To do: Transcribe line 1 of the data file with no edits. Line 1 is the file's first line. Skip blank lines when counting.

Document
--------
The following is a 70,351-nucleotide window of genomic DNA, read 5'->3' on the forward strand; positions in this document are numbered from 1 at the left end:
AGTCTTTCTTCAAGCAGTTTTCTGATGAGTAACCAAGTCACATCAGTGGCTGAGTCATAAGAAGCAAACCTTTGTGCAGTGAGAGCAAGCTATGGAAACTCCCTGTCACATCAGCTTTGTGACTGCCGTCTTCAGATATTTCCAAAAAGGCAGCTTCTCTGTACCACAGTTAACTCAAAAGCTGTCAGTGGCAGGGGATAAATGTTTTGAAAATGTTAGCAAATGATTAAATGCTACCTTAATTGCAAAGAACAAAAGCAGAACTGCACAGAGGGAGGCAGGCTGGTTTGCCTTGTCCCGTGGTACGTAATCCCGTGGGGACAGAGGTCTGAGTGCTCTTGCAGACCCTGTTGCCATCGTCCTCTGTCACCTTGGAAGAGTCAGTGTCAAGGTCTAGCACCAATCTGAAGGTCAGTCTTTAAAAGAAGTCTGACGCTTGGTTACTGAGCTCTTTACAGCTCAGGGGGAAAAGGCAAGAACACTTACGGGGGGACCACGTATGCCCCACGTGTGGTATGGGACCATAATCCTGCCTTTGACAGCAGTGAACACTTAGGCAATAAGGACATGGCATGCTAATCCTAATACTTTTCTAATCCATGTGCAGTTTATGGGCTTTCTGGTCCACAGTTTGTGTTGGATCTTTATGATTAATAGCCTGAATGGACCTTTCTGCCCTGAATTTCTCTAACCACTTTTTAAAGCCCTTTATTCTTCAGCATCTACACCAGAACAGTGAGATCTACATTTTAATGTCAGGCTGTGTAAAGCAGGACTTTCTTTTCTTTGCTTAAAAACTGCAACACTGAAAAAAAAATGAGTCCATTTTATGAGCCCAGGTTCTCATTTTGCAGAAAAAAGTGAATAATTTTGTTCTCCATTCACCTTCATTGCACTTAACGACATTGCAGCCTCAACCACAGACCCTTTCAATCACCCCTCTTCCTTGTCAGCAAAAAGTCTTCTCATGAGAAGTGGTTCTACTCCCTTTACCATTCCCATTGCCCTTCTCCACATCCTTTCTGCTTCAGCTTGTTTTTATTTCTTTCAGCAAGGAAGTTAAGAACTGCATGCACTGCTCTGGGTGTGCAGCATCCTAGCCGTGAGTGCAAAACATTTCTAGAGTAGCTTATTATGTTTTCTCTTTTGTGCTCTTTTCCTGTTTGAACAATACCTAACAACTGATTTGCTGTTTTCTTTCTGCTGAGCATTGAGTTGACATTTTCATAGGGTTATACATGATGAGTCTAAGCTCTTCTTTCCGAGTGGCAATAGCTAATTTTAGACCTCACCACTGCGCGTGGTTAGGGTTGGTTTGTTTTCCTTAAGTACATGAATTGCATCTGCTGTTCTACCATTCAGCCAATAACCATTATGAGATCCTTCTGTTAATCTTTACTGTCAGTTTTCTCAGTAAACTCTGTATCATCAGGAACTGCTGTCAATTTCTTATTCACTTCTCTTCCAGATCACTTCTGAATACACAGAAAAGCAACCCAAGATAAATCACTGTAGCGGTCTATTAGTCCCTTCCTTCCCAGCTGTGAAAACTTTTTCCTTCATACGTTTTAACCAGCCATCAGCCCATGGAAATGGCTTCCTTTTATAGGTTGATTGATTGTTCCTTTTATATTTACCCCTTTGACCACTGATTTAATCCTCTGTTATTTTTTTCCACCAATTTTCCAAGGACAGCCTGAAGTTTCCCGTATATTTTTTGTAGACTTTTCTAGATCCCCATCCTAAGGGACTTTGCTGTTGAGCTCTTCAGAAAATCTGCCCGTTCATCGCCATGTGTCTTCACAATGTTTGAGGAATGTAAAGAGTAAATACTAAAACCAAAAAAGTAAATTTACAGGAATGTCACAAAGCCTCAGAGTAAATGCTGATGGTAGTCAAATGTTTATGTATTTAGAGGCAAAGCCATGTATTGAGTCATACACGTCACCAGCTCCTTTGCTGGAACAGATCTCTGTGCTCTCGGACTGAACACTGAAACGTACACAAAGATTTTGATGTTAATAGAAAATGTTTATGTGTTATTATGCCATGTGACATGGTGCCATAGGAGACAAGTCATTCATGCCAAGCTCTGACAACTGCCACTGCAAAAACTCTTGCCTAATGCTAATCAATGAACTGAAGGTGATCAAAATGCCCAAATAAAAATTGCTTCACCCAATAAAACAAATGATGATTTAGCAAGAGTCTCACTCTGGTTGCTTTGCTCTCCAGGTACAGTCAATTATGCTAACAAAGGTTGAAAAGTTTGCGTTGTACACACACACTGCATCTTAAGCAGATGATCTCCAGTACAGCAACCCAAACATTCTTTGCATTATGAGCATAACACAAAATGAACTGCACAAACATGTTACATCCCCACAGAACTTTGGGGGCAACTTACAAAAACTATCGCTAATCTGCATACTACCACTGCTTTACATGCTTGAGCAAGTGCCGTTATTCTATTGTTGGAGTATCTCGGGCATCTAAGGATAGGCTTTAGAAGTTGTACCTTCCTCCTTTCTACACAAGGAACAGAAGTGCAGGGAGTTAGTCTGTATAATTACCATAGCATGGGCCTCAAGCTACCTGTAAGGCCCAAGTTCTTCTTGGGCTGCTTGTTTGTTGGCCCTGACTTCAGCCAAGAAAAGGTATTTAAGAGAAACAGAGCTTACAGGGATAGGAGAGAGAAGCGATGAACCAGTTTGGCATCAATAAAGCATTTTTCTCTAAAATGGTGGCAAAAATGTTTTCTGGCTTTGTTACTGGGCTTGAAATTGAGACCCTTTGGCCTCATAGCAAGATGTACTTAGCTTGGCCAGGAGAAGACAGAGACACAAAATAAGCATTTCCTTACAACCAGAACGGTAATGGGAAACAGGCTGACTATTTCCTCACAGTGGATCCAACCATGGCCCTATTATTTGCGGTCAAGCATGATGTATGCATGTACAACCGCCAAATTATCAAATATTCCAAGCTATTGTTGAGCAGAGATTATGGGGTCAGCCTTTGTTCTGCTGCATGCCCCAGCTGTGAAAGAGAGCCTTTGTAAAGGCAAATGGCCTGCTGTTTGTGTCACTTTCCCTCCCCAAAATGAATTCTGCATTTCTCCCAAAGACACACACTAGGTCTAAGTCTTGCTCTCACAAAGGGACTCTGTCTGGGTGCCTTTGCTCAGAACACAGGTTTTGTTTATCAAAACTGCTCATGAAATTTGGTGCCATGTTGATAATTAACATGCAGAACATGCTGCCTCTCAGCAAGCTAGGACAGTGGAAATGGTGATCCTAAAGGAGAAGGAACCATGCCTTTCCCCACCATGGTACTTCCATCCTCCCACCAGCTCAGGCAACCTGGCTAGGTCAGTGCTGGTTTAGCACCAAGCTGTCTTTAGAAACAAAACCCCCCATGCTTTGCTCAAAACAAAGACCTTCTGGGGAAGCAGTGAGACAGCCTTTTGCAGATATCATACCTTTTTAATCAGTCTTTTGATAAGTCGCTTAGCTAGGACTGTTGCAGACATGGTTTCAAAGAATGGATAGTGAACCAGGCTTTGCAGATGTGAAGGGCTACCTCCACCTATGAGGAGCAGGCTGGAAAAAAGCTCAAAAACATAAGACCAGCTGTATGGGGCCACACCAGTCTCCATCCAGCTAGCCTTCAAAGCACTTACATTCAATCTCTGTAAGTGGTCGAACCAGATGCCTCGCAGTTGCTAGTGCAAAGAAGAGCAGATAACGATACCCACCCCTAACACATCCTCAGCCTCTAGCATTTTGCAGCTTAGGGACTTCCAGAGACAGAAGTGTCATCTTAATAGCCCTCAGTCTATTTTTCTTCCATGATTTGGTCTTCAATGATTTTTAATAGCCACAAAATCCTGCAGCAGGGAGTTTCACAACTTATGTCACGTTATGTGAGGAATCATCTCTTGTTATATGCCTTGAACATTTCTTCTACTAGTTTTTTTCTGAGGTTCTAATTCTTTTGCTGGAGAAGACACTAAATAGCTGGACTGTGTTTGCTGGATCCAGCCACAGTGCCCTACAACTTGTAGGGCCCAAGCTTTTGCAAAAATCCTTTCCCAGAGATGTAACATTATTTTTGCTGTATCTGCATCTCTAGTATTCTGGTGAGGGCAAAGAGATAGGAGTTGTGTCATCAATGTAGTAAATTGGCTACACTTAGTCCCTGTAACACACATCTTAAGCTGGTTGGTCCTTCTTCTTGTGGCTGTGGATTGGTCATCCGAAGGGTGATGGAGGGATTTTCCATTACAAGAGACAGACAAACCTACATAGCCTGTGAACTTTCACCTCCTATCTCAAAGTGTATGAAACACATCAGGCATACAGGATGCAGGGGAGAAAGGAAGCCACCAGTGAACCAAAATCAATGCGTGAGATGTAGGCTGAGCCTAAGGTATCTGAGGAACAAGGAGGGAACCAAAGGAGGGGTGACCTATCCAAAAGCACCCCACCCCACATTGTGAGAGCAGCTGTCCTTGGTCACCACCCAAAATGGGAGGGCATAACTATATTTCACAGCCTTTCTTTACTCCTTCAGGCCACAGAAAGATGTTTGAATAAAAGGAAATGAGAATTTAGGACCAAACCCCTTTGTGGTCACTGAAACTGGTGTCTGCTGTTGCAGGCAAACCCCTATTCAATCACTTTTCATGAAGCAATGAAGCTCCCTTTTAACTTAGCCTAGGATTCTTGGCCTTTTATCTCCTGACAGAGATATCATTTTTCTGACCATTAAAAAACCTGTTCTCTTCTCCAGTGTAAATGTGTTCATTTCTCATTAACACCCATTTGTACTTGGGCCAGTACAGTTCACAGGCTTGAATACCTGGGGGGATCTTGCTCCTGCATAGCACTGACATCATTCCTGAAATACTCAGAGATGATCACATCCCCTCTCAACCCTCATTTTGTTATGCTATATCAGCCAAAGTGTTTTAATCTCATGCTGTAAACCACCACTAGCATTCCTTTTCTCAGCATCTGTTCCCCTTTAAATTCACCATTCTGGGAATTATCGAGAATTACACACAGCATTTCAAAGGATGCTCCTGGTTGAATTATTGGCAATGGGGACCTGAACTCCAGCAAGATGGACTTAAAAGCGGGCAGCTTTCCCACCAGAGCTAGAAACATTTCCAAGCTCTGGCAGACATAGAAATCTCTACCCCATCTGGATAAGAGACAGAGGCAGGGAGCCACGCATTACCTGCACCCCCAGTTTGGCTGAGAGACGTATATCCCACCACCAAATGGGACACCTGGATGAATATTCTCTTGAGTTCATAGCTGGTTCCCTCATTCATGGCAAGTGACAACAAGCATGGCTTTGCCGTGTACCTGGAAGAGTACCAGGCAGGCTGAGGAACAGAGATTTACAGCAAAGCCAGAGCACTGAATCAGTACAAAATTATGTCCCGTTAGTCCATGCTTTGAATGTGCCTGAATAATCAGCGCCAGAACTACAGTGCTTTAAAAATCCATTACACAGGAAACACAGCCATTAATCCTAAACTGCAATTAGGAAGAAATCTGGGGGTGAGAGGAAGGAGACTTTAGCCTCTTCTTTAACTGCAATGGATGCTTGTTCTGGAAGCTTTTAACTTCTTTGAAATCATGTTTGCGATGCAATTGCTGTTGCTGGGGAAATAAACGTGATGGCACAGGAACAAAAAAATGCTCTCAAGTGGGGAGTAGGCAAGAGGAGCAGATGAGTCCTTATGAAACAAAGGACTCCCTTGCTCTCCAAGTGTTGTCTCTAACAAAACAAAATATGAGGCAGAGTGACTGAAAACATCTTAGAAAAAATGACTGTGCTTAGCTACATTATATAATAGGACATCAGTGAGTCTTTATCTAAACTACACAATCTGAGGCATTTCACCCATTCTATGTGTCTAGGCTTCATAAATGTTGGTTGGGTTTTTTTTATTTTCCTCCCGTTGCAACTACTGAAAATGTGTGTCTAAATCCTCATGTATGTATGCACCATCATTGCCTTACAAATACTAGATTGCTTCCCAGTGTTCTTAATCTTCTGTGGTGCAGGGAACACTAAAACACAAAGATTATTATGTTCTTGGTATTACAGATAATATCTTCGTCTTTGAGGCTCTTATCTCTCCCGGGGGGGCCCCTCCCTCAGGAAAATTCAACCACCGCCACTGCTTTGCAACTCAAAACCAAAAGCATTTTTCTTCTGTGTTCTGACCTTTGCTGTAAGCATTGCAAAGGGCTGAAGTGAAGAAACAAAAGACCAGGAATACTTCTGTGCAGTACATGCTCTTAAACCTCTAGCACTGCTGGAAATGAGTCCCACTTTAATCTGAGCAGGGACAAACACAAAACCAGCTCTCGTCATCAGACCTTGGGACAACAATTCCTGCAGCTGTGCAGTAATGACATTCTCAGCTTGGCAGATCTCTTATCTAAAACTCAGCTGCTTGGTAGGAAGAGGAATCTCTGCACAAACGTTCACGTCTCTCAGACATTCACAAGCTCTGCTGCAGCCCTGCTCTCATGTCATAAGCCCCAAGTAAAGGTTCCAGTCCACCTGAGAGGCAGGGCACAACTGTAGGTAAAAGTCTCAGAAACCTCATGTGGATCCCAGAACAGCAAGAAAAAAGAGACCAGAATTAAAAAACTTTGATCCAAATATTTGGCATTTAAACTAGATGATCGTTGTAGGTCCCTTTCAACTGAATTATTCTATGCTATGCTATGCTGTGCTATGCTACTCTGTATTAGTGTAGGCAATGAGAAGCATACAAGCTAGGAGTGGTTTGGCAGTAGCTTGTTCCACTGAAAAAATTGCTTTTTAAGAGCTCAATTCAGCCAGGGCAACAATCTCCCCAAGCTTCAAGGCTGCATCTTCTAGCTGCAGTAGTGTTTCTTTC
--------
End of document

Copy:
The following is a 70,351-nucleotide window of genomic DNA, read 5'->3' on the forward strand; positions in this document are numbered from 1 at the left end: